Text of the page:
# Optimal Programming

I’m a programmer, and as such I’m always looking for ways to automate and abstract away repetitive and time-consuming tasks. The most repetitive and time-consuming thing I do is program, so why not try to automate it?

There have been many approaches to automating programming over the years. Most, like inductive programming and [page=“:cedi:type=misc:id=40”]Genetic Algorithms[/page], try to increase the power of toy systems. A few, like [page=“:cedi:type=misc:id=46”]Levin Search[/page], try to increase the efficiency of theoretical systems.

I prefer the top-down theoretical approach, since ‘heuristics come and go, but theorems are forever’, but these algorithms tend to perform terribly on small problems, despite being optimal for large problems. The trouble is, all of the problems we care about are ‘small’ according to these algorithms.

As I’ve written previously, Levin Search is the optimal way to
automate programming *when the only information we have is whether
each guess is right or wrong*. Levin Search is only linearly slower
than any other method, such as Genetic Algorithms, but the factor is
huge.

The reason is that the limited-information scenario where Levin Search shines is actually a worst-case scenario; we usually have much more information available to exploit than just yes/no replies. For example, for a Genetic Algorithm to work well it needs enough bits in its fitness function to make the expected variance of the population high enough to learn from.

Is there a theoretically-best way to handle information? Yes, Solomonoff Induction, although that is incomputable. So on one hand we can make no use of information and sample from a universal prior, ie. we have Levin Search. On the other hand we can make maximum usage of information, which is Solomonoff Induction. What we would really like is a smooth curve between the two, and I think this can be parameterised by the ratio of evaluation cost / computational cost:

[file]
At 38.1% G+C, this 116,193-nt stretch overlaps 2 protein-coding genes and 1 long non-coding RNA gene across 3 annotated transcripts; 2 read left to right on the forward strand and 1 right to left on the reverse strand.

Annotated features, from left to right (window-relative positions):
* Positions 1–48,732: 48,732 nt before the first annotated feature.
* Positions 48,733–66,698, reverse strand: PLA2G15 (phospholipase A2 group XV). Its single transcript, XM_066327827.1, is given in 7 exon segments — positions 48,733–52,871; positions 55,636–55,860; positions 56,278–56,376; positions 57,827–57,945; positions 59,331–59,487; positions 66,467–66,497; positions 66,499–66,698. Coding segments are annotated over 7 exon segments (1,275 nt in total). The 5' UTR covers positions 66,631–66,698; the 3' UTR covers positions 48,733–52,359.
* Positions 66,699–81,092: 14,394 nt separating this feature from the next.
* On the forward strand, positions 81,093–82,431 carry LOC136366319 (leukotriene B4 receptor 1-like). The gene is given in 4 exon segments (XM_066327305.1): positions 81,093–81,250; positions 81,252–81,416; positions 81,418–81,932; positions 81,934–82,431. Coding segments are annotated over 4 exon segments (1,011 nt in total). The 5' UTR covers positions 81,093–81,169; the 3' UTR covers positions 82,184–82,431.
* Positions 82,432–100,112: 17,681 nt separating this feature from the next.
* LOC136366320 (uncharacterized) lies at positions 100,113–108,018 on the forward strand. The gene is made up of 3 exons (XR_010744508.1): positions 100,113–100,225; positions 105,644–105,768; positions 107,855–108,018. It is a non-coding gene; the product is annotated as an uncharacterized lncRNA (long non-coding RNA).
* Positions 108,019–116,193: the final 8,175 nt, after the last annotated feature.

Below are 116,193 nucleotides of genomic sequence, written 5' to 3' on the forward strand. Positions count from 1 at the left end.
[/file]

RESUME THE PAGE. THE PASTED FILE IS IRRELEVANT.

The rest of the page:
- If the ratio is zero, there’s no point wasting precious computation working out which candidate to evaluate next; just rattle through them in a fixed order. In other words, do Levin Search.
- If the ratio is large then computation must be cheap in comparison to evaluating a candidate, so there’s no point evaluating the next candidate until we’ve used a vast amount of computation to make the best selection we can. In the limit this gives Solomonoff Induction, since the incomputability is ‘cancelled out’ by the zero cost of computation, ie. we can use our infinite computing resources to solve the Halting Problem and calculate Solomonoff’s prior.

It’s interesting to wonder what the curve between these would look like. I might play around with some equations to see if I can make a pretty picture :)